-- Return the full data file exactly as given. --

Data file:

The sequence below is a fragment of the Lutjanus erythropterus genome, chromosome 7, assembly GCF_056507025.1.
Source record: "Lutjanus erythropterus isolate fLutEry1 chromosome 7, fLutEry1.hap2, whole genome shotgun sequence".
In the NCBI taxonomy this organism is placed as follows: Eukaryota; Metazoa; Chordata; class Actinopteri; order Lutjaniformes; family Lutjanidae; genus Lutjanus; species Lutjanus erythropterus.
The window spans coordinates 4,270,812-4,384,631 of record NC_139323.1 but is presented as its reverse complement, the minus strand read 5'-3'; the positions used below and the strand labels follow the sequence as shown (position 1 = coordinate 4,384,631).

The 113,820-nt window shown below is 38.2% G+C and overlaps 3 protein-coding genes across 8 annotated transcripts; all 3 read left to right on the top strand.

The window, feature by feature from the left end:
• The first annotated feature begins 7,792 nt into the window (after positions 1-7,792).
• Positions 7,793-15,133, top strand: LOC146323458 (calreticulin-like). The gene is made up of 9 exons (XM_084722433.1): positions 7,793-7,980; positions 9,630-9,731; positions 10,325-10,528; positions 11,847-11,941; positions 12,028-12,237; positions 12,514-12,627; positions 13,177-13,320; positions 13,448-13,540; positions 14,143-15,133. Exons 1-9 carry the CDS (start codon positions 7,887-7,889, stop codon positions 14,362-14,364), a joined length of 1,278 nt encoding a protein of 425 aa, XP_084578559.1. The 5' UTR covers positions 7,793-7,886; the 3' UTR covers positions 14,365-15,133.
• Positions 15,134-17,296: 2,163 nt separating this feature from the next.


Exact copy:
The sequence below is a fragment of the Lutjanus erythropterus genome, chromosome 7, assembly GCF_056507025.1.
Source record: "Lutjanus erythropterus isolate fLutEry1 chromosome 7, fLutEry1.hap2, whole genome shotgun sequence".
In the NCBI taxonomy this organism is placed as follows: Eukaryota; Metazoa; Chordata; class Actinopteri; order Lutjaniformes; family Lutjanidae; genus Lutjanus; species Lutjanus erythropterus.
The window spans coordinates 4,270,812-4,384,631 of record NC_139323.1 but is presented as its reverse complement, the minus strand read 5'-3'; the positions used below and the strand labels follow the sequence as shown (position 1 = coordinate 4,384,631).

The 113,820-nt window shown below is 38.2% G+C and overlaps 3 protein-coding genes across 8 annotated transcripts; all 3 read left to right on the top strand.

The window, feature by feature from the left end:
• The first annotated feature begins 7,792 nt into the window (after positions 1-7,792).
• Positions 7,793-15,133, top strand: LOC146323458 (calreticulin-like). The gene is made up of 9 exons (XM_084722433.1): positions 7,793-7,980; positions 9,630-9,731; positions 10,325-10,528; positions 11,847-11,941; positions 12,028-12,237; positions 12,514-12,627; positions 13,177-13,320; positions 13,448-13,540; positions 14,143-15,133. Exons 1-9 carry the CDS (start codon positions 7,887-7,889, stop codon positions 14,362-14,364), a joined length of 1,278 nt encoding a protein of 425 aa, XP_084578559.1. The 5' UTR covers positions 7,793-7,886; the 3' UTR covers positions 14,365-15,133.
• Positions 15,134-17,296: 2,163 nt separating this feature from the next.